I had yet to absorb the scenes on the northern side, where a story focusing on Count Rudolf Habsburg, who later became emperor, played out. While hunting, he ran into a priest who was hurrying to the sick, and the count gave him a horse. The priest foresaw that Rudolf would one day be crowned emperor. Because I had visited so many castles and chateaus, I easily identified the very physically unappealing Holy Roman Emperor Leopold I with his long, dark mane of hair and ugly features. I tried to focus on each illusionary statue. I wanted to fully appreciate the reliefs of Habsburg emperors and Spanish kings, but my head was overflowing with too much visual information.
My other favorite rooms were the three Chinese-decorated spaces, dominated by remarkable wall and ceiling frescoes. I noticed boats, a meandering river, bridges, a town in the background and a rocky landscape as well as Chinese people, exotic birds, curved roofs and palm trees. A bridge with black marble pillars caught my attention. I sensed that the gushing waterfall was about to tumble into me and took a step backward.
I could not forget the chapel, which ties with the Chinese rooms for my second favorite space. The black Madonna always took my breath away. A crowned Virgin and Child were clad in clothing with golden swiggles, draped around them as if they were wrapped tightly in a blanket. I was especially entranced by the details of their curly hair on the original statue. I turned my attention to the large paintings of Christ’s last hours alive. The rendition of the crowning of Christ with thorns was especially moving.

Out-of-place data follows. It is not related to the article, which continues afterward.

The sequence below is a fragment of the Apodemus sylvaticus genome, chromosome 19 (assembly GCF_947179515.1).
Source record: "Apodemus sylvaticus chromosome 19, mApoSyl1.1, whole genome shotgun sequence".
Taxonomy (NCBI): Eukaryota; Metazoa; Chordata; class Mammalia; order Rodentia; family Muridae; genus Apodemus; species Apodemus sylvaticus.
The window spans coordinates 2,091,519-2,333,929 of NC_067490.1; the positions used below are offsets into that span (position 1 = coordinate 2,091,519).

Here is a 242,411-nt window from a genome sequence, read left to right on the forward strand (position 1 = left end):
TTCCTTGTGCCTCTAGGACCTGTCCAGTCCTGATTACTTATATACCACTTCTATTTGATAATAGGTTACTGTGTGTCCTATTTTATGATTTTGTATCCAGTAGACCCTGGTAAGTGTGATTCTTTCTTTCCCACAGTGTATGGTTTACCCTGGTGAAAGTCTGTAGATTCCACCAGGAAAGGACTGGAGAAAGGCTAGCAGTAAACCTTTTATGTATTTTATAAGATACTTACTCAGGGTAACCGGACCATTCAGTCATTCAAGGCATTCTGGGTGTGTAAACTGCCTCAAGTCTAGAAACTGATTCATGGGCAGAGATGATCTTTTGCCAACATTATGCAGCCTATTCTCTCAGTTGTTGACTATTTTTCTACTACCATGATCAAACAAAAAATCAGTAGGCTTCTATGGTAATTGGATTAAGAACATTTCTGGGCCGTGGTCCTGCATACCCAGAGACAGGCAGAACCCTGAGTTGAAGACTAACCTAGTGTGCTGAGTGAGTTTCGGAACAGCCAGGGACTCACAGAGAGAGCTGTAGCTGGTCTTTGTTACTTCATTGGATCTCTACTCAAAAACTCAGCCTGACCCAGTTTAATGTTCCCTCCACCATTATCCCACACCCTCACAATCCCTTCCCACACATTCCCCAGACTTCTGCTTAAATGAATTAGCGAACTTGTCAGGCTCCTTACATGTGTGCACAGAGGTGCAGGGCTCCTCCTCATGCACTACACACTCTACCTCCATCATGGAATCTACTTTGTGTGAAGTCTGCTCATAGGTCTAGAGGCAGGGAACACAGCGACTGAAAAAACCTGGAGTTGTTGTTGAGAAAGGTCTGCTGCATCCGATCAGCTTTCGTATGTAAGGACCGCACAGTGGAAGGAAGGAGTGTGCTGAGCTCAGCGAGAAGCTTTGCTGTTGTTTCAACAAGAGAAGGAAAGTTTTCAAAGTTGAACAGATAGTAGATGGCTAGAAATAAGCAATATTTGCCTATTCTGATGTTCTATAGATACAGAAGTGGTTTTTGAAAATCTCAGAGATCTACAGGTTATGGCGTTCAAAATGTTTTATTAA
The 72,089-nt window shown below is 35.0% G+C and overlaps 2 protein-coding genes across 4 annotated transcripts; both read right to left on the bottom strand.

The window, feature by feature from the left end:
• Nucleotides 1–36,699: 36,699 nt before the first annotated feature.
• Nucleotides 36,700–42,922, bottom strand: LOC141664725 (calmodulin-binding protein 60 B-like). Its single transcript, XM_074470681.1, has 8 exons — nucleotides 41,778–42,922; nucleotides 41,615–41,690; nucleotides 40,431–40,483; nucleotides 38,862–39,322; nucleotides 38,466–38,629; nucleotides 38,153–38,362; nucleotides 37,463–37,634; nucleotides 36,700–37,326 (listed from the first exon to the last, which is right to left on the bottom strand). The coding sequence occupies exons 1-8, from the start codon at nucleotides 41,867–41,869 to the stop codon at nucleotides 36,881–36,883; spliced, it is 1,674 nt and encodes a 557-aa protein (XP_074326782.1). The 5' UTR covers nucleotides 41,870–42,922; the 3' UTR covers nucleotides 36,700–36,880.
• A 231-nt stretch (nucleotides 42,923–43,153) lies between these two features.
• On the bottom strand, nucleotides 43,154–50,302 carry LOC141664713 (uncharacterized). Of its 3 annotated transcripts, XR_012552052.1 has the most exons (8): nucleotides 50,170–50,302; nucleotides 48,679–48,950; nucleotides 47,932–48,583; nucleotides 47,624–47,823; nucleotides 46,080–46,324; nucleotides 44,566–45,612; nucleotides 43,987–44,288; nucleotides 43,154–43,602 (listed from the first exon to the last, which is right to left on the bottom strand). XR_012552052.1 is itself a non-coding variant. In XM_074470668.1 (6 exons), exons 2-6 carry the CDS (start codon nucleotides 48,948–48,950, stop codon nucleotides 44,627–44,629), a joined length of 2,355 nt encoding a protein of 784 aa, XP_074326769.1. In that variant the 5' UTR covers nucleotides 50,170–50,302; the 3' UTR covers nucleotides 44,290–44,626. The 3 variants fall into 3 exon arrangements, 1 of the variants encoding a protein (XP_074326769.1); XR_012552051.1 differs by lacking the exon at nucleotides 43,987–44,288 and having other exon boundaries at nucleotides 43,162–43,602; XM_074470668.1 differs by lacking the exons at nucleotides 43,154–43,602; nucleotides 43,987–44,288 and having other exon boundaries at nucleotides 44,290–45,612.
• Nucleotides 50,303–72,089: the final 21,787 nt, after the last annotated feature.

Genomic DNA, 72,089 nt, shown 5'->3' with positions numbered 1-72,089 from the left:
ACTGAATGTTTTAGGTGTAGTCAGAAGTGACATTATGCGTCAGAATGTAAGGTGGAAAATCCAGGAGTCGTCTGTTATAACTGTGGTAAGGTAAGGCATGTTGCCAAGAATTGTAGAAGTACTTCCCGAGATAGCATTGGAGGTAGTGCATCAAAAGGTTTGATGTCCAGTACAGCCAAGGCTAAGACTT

There was also a new art exhibition in the chateau, which was one of the reasons I had chosen this time to visit the chateau. The gallery of Czech landscape painting from the 1880s took up several rooms and illustrated how Classicism had given way to Modernism. I spotted some 20th century art as well. Antonín Hudeček’s painting “The Sea” fascinated me. Composed of dark blues and greens, the work amazed me because I could almost hear the waves crashing on the rocks that were reflected in the water. Hudeček’s “Wooded Landscape” evoked optimism and delight as the trees were depicted in bright, airy colors under a pink, white and blue sky. It was altogether different than the dark and brooding creation, “The Sea.”
Another painting that spoke to me was Václav Špála’s “Plakánek Valley,” a vibrant mixture of greens and pinks, simple shapes that created a dynamic whole. In Jindřich Prucha’s “Under the Tree” a solitary woman, clad in blue, sat under a big tree, surrounded by lush, green scenery. The guide explained how the painting depicted the darkness of the days leading up to World War I, but I only saw loneliness and emptiness. The sense of solitude and the sense of the figure being swallowed up by the environment did not evoke darkness for me. On the contrary, the green scenery gave me a positive feeling. In Zdenka Braunerová’s “Landscape After the Rain Viewed from Tábor,” I was smitten by the dark skies looming over the two small cottages in the green landscape. I liked the works of Antonín Slavíček in the rooms as well.
There are many intriguing ceiling and wall frescoes in the chateau. One that I particularly enjoyed looking at portrayed Bacchus, the god of wine, with putti flying around him as he chugged down wine. The other side showed the morning after the drunken escapade. The putti had to hold each other up, and Bacchus was carried on the shoulders of several figures.
Finally, I left, wishing I had been allowed more time in each room. I knew that before long I would be back again to see one of the most captivating and underrated places in Prague.
Tracy A. Burns is a writer, proofreader and editor in Prague.